Travel into the heart of Music City, USA, Nashville, Tennessee, and you can visit the mother church of country music, the Ryman Auditorium.
Music fans all over the world recognize historic Ryman Auditorium as the traditional home of country music's Grand Ole Opry radio show, the musical institution credited with popularizing the country sound nationwide. Even though the show outgrew the auditorium and moved to a larger facility decades ago, the Grand Ole Opry still makes an annual pilgrimage back to the Ryman each winter.
Certainly one reason the Opry is so popular is the caliber of performers it has attracted over the years. Whether it was Opry members from the past like Roy Acuff, Minnie Pearl, Hank Williams and Bill Monroe, or contemporary members like Garth Brooks, Vince Gill, Reba McEntire, Charlie Daniels, and Alan Jackson, being part of the Opry cast has always been considered the highest honor and a crowning achievement in a country performer's career.
But the charm of the Ryman goes way back to its beginnings and well before the Grand Ole Opry was ever thought of...
It all began just after the Civil War when Nashville began to rapidly grow and prosper in what was known at the time as the New South. Growth in Nashville included banks, insurance firms, schools, and theaters and it soon became a cultural and commercial center of the South and took on the nickname Athens of the South.
Along with this growth came the additions of becoming an important river port and a railroad center and that's where Tom Ryman, a local riverboat magnate came into the picture.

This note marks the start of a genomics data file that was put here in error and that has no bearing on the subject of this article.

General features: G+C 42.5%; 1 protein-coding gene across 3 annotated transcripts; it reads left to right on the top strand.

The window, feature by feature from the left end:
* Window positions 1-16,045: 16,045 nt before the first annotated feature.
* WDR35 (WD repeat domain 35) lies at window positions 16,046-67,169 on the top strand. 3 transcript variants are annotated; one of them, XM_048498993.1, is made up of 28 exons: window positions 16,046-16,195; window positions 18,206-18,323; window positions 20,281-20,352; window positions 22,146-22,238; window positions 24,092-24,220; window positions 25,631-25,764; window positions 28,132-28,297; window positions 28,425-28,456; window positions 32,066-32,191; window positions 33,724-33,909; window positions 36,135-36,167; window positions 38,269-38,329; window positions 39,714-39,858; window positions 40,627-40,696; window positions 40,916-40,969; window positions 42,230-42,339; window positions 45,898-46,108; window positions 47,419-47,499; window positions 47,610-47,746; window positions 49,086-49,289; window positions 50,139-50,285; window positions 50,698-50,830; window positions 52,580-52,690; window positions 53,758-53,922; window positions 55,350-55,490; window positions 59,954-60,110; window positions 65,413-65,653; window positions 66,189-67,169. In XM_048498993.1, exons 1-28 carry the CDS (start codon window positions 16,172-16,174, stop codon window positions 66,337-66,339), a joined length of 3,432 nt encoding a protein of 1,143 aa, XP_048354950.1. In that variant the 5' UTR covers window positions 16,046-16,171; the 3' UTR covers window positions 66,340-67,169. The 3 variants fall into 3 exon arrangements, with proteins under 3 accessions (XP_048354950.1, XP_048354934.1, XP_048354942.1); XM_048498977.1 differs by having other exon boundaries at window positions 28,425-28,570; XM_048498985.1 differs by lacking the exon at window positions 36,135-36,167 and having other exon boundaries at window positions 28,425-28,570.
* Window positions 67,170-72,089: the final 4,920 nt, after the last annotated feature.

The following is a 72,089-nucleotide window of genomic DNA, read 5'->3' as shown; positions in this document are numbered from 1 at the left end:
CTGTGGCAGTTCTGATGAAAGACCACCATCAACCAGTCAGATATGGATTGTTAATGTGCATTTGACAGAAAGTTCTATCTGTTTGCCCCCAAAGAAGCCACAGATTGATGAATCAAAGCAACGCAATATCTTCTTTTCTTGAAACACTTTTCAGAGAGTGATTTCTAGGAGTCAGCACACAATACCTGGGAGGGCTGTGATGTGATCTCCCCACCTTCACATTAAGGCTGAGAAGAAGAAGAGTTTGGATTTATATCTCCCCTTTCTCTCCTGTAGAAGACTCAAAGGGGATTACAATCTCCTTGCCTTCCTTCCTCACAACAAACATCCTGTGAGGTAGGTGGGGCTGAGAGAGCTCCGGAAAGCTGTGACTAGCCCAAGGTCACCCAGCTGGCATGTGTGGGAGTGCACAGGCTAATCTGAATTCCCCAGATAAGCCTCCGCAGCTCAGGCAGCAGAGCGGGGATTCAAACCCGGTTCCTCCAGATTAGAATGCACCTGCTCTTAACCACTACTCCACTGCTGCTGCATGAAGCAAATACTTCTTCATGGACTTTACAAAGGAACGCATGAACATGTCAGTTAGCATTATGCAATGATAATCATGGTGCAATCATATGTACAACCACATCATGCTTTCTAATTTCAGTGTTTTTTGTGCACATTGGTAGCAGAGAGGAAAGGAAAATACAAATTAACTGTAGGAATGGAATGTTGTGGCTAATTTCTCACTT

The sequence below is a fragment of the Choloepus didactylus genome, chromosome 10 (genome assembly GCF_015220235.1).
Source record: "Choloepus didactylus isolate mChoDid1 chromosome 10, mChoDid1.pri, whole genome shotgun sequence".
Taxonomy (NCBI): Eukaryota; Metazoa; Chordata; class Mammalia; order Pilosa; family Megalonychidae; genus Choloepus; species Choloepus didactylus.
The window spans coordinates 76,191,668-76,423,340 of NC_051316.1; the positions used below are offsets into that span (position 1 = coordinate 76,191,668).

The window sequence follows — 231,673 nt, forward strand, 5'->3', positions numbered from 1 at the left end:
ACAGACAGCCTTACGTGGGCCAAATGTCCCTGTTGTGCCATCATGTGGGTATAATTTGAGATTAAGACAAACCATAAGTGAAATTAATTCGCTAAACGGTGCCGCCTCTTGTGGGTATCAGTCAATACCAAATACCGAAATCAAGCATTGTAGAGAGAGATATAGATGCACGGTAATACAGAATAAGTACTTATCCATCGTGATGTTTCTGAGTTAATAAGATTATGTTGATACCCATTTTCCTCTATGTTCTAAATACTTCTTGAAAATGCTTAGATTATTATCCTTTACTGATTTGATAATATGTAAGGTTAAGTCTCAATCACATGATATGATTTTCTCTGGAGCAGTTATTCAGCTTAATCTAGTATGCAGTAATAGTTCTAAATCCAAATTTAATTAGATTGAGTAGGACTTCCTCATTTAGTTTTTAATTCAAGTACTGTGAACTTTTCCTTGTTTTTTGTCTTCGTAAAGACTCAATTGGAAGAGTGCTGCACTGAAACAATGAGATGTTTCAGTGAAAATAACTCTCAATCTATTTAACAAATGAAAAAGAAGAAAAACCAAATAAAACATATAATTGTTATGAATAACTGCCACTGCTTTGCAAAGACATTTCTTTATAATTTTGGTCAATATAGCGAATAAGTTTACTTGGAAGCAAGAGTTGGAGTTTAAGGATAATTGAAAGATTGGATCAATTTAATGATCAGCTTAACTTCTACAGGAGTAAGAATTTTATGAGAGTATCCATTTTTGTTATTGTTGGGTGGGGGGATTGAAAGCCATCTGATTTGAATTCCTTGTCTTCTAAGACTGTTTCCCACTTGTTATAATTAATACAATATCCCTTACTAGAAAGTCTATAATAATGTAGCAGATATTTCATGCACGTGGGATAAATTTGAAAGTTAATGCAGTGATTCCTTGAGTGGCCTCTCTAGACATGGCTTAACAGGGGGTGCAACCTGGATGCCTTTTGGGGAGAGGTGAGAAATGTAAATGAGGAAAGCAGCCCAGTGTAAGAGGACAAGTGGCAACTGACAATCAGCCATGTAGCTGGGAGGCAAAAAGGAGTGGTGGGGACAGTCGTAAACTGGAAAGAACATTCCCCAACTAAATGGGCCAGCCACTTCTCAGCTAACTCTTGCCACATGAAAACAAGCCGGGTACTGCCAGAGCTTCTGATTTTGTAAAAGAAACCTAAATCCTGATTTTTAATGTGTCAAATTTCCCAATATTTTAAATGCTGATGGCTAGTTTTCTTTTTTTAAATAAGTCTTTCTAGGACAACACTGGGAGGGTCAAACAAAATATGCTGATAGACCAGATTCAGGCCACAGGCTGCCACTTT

It's said that after listening to noted Southern evangelist Sam Jones, Tom Ryman was converted his religious beliefs and soon gathered up a local group and began work on a church so that he could help others turn away from their wicked ways and save their souls from damnation by giving them a place to worship freely.
Soon the construction of Union Gospel Tabernacle began just north of Broad on what was then known as Summer Street.
The Union Gospel Tabernacle officially opened to the public in 1892 and was located just a short distance from the city's notorious red light district known as the Black Bottoms District. It was a place where people of all faiths could join together in worship and it was also used as a public meeting hall.
One of the most well-known meetings took place there is 1897 when the Confederate veterans hosted a large reunion there that included the addition of what's now known as the Confederate Gallery, and in 1901 a new stage was built for performances of the New York Metropolitan Opera.
The acoustics of the auditorium quickly became legendary, and attracted the best musical talent in the world. The Ryman saw early performances by W C Fields, Harpo Marx, Mae West The Ziegfield Follies, Enrico Caruso, John Philip Sousa, Charlie Chaplin and Gene Autry to name a few.
The building's official name, during this time, was the Union Gospel Tabernacle, yet locally, it was more commonly known as "The Auditorium" until 1904 when it was renamed, after Tom Ryman's death, to the Ryman Auditorium. The words, Union Gospel Tabernacle, are embedded on its exterior and can still be seen on the building to this day, reminding us of its original religious heritage.
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